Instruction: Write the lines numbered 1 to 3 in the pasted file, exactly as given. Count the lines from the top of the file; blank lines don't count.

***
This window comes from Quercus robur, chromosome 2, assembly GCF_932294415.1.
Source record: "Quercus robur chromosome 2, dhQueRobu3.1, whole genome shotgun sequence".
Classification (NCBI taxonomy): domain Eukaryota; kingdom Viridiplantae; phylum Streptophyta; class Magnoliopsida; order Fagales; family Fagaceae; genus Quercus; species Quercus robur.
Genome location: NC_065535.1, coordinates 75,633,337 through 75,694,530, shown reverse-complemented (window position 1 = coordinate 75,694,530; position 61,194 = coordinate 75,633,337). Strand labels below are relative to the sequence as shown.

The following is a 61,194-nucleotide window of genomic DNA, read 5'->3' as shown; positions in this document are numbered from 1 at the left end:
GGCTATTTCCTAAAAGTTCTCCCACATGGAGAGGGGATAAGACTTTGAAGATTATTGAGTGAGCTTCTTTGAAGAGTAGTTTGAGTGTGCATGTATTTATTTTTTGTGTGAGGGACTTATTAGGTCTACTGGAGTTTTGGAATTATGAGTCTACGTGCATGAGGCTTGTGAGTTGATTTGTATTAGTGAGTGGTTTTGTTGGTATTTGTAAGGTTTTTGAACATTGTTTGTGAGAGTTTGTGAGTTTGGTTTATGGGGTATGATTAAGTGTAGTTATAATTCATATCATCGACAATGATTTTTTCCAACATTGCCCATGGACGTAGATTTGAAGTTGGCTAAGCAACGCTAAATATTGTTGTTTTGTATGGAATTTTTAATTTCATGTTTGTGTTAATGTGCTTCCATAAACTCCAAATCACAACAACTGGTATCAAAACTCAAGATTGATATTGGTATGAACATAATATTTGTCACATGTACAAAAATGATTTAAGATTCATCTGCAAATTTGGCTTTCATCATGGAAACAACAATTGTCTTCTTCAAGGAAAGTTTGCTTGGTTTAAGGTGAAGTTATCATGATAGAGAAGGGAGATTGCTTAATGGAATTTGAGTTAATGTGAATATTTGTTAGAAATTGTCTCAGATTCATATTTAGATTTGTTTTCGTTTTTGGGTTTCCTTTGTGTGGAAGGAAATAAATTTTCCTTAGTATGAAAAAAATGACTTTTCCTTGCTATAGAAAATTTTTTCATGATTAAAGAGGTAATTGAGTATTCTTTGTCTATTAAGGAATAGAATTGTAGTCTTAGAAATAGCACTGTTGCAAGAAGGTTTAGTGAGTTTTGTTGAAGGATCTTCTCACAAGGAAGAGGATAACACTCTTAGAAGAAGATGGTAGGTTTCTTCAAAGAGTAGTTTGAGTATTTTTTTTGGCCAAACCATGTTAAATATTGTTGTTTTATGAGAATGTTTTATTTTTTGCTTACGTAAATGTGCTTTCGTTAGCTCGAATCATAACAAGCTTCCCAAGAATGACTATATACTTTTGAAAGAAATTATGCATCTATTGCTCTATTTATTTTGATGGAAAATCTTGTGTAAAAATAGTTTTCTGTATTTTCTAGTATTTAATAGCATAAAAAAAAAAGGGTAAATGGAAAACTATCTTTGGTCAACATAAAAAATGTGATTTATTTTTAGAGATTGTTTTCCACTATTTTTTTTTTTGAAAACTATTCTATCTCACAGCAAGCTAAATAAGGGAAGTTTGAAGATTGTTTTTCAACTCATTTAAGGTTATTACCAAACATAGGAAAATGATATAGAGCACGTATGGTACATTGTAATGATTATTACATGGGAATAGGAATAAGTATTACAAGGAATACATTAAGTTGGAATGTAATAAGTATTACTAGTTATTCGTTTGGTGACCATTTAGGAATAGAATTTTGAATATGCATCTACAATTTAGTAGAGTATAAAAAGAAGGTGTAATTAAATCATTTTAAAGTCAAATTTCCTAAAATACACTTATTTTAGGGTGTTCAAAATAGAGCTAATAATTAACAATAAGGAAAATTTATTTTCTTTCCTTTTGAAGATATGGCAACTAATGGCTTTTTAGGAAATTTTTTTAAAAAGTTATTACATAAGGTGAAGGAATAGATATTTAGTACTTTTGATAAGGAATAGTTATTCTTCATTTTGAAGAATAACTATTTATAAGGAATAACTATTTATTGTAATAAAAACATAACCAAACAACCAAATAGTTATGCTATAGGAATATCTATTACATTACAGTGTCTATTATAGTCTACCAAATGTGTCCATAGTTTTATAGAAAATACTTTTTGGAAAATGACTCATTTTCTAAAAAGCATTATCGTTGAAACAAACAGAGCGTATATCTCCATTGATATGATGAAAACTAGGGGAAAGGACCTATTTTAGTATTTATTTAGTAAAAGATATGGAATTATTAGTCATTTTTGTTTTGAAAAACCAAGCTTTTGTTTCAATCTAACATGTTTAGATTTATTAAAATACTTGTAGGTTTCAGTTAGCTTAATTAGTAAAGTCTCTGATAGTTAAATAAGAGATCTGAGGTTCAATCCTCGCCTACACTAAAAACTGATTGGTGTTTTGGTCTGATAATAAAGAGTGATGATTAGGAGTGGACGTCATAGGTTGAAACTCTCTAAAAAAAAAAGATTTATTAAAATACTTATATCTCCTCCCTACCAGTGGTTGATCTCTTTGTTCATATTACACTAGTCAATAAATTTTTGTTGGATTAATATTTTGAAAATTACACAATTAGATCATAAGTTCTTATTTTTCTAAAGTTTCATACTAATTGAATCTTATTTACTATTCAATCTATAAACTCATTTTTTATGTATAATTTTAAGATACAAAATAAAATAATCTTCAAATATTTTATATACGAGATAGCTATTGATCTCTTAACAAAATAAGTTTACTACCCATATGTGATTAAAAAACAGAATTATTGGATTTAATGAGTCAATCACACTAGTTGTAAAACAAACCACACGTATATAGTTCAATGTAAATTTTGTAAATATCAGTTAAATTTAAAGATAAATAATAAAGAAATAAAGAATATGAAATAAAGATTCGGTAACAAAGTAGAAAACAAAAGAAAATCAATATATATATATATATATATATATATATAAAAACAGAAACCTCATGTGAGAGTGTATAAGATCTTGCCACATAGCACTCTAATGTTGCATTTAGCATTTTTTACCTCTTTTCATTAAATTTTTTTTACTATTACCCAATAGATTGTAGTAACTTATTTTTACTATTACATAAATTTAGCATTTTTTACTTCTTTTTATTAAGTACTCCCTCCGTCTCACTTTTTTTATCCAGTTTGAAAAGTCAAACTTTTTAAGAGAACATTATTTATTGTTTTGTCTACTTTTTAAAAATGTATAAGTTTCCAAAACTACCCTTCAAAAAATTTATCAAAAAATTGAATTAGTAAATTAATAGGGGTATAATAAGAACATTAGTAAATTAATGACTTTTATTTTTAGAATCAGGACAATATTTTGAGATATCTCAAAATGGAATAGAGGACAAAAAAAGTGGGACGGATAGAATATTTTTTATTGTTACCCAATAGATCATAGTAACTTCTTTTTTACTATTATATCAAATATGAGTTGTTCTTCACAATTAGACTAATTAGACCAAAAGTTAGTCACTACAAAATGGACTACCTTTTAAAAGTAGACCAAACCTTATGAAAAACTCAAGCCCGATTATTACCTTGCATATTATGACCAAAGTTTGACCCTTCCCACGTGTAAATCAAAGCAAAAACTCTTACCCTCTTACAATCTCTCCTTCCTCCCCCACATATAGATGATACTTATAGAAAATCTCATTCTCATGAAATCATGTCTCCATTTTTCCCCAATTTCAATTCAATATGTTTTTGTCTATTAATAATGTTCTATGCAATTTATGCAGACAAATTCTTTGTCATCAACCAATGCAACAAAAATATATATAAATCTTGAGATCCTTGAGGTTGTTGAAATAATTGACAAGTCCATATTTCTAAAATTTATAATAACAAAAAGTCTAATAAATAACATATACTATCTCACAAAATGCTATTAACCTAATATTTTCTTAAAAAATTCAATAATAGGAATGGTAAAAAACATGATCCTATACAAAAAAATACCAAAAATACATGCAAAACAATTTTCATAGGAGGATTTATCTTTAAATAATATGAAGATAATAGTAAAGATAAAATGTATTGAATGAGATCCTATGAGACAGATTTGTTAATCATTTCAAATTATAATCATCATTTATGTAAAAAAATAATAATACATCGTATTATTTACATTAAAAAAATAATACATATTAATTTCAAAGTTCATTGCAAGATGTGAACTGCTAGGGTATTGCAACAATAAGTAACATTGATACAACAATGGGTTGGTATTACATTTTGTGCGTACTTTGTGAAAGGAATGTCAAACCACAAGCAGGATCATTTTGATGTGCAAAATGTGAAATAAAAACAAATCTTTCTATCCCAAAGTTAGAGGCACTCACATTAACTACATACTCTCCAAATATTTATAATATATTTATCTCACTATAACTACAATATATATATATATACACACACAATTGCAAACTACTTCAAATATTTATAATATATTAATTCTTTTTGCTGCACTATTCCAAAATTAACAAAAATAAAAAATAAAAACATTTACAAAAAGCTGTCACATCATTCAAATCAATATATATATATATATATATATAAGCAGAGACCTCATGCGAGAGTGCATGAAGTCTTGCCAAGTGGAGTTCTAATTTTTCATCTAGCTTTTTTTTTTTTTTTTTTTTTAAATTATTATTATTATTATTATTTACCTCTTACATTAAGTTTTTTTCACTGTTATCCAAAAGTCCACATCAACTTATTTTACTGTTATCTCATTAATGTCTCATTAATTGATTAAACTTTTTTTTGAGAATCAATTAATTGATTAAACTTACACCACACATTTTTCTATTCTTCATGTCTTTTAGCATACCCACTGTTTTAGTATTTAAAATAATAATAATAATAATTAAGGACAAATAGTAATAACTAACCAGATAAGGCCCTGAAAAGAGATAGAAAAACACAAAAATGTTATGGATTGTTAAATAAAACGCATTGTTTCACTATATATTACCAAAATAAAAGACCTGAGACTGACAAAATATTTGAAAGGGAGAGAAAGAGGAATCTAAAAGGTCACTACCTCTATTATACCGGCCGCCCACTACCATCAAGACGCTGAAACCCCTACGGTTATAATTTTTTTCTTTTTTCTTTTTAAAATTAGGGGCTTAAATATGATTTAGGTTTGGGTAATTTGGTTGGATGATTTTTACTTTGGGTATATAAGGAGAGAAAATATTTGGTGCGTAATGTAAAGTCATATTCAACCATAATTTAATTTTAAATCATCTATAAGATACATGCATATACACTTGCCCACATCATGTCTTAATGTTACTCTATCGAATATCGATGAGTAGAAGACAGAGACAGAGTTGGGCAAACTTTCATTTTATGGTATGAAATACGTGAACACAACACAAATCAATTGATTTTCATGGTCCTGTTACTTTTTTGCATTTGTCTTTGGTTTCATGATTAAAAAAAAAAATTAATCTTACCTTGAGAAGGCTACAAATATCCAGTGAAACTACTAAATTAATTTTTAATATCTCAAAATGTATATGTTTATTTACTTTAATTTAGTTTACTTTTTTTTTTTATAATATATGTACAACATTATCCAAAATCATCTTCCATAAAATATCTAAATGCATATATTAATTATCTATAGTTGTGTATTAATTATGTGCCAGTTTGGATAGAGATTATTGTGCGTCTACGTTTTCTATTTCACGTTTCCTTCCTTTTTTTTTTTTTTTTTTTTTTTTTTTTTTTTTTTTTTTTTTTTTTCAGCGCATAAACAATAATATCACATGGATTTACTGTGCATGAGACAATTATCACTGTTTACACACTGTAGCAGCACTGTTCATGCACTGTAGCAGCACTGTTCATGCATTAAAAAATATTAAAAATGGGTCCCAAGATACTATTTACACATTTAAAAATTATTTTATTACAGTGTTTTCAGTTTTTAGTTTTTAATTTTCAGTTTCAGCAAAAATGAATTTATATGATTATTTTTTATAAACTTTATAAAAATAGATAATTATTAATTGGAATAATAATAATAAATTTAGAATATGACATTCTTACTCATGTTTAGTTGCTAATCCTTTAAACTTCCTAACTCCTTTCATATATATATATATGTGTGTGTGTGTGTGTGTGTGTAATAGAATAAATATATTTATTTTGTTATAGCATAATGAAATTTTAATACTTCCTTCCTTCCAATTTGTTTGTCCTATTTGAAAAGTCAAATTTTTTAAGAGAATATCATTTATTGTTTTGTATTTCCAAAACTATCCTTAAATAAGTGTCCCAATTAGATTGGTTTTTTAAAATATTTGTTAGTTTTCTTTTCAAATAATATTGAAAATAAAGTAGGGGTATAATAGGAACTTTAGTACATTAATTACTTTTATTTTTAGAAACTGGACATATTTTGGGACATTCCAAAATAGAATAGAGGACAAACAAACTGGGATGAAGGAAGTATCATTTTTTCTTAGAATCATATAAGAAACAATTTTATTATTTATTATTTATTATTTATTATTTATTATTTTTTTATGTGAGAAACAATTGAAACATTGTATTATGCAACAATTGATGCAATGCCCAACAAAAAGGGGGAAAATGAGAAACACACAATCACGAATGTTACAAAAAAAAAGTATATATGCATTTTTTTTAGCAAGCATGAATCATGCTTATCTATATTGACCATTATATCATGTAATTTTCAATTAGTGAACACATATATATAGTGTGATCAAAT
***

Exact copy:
This window comes from Quercus robur, chromosome 2, assembly GCF_932294415.1.
Source record: "Quercus robur chromosome 2, dhQueRobu3.1, whole genome shotgun sequence".
Classification (NCBI taxonomy): domain Eukaryota; kingdom Viridiplantae; phylum Streptophyta; class Magnoliopsida; order Fagales; family Fagaceae; genus Quercus; species Quercus robur.